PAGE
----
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dc.contributor.author Johnson, Denise Adele
dc.date.accessioned 2020-11-23T20:44:16Z
dc.date.available 2020-11-23T20:44:16Z
dc.date.issued 2020-05-27
dc.identifier.uri http://hdl.handle.net/10211.3/218099
dc.description.abstract Across the United States, the graduation and retention rates of Black males are significantly lower when compared to the total population of students in the country. Systemically perpetuated through years of oppression, the equity gap persists into higher education as a result of current institutional policies and practices. The Black-White equity gap for college graduation rates contributes to adverse outcomes in social mobility within the Black community. An exploration of literature topics provided background information around the factors that affect Black men’s college education: access to equitable education, the impact of structural racism on academic achievement, implicit biases, stress and microaggressions, and the benefits of relational supports for Black male students. Although the literature addresses the benefits of supportive relationships in higher education, research suggests that these relational support opportunities are not as readily available for Black men. Also, the reviewed literature did not directly address the barriers that Black men face in forging these beneficial connections nor did it offer guidance for how universities can help students when essential relational support systems are lacking on campus. The mixed methods study was implemented with a social justice lens toward institutional onus for the purpose of understanding the cause of the low graduation rates for the Black male population within a California university campus, Cal State East Bay. The study centered on institutional practices which address the equity gap, specifically within two support programs on the university campus: The Educational Opportunity Program and the Sankofa Scholars Program. The research used the voice of Black male students through qualitative interviews to explain the results of the quantitative survey which was administered to program membership as a means of obtaining background information. Analysis of both the qualitative and quantitative data sets provided a more holistic understanding of the issue. Three themes emerged from the findings: institutional support, sense of belonging, and life strategy. Although students benefitted from institutional support and sense of belonging, life strategy was unaddressed through campus practices and the data suggested that grades were not positively impacted by the existing efforts. Suggestions to mitigate the effects of the oversights were offered through the student voice.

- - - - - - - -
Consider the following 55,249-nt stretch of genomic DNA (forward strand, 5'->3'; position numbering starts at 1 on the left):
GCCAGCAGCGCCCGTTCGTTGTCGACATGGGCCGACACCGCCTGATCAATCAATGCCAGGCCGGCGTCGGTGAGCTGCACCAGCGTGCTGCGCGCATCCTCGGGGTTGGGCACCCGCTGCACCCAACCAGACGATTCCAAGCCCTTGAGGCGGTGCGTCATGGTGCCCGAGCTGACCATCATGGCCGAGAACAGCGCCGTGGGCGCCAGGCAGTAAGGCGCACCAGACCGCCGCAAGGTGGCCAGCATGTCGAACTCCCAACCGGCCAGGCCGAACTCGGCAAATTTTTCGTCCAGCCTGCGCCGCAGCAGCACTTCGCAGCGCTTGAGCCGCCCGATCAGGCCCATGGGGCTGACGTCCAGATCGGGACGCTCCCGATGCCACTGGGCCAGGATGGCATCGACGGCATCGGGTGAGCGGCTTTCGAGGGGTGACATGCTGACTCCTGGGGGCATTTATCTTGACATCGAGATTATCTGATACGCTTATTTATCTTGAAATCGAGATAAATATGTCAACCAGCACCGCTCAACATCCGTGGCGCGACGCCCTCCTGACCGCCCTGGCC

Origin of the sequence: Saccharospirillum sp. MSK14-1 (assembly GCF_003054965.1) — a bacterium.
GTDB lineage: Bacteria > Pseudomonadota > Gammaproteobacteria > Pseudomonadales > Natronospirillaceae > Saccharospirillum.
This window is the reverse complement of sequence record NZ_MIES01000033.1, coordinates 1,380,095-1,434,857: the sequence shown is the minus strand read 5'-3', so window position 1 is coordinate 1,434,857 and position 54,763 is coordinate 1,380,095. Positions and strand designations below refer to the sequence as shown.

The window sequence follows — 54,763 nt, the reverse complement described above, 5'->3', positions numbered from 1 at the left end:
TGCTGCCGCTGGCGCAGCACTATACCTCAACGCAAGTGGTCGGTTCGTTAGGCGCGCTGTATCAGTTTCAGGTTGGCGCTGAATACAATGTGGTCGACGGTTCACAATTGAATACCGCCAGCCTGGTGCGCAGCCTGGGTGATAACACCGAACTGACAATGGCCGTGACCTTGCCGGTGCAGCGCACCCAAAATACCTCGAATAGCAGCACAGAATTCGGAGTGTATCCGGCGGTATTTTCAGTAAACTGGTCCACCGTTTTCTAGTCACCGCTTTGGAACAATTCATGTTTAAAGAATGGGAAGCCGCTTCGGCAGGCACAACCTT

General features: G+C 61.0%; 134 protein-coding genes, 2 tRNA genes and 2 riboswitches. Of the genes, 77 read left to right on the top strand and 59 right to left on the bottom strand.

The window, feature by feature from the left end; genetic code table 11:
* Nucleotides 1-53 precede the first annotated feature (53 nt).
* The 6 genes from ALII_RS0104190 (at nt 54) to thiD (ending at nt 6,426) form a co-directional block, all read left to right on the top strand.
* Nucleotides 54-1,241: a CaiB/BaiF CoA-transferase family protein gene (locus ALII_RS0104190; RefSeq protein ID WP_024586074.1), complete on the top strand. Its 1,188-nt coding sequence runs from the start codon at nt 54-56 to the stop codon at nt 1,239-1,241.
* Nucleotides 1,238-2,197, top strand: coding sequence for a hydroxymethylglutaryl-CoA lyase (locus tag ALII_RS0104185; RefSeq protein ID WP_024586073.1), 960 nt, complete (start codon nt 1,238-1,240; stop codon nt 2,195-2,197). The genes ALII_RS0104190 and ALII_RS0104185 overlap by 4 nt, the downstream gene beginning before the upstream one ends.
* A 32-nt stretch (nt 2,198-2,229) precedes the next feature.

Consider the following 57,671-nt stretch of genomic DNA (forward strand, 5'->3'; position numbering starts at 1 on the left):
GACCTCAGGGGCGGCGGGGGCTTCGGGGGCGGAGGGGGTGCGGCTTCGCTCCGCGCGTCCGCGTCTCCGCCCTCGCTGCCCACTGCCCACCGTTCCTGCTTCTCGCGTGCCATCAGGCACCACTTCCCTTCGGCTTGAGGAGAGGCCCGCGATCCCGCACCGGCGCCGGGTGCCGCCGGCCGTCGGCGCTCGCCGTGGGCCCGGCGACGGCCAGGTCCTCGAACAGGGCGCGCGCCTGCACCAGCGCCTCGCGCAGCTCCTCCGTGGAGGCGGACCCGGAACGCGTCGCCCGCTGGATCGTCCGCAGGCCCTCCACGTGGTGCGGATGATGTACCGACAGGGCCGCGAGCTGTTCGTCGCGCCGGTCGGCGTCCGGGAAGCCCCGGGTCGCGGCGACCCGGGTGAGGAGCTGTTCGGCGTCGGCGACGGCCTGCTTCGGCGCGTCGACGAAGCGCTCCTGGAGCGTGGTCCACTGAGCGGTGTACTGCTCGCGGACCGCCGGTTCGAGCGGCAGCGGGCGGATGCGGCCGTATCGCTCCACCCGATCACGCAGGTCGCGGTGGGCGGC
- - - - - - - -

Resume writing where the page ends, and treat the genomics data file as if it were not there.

dc.description.sponsorship Department of Educational Leadership for Social Justice
dc.format.extent xii ; 202 p.
dc.subject Educational leadership
dc.subject.lcsh African American male college students
dc.subject.lcsh African American men--Education (Higher)
dc.title Bridging the gap: pursuing institutional onus on the path toward equity in higher education
dc.type Dissertation
dc.date.updated 2020-11-23T20:44:17Z
dc.language.rfc3066 en
dc.contributor.primaryAdvisor Arriaza, Gilberto
thesis.degree.name Doctor of Education
thesis.degree.name Doctorate in Educational Leadership for Social Justice
dc.contributor.committeemember Hayes, Kathryn
dc.contributor.committeemember Castillo, Martin

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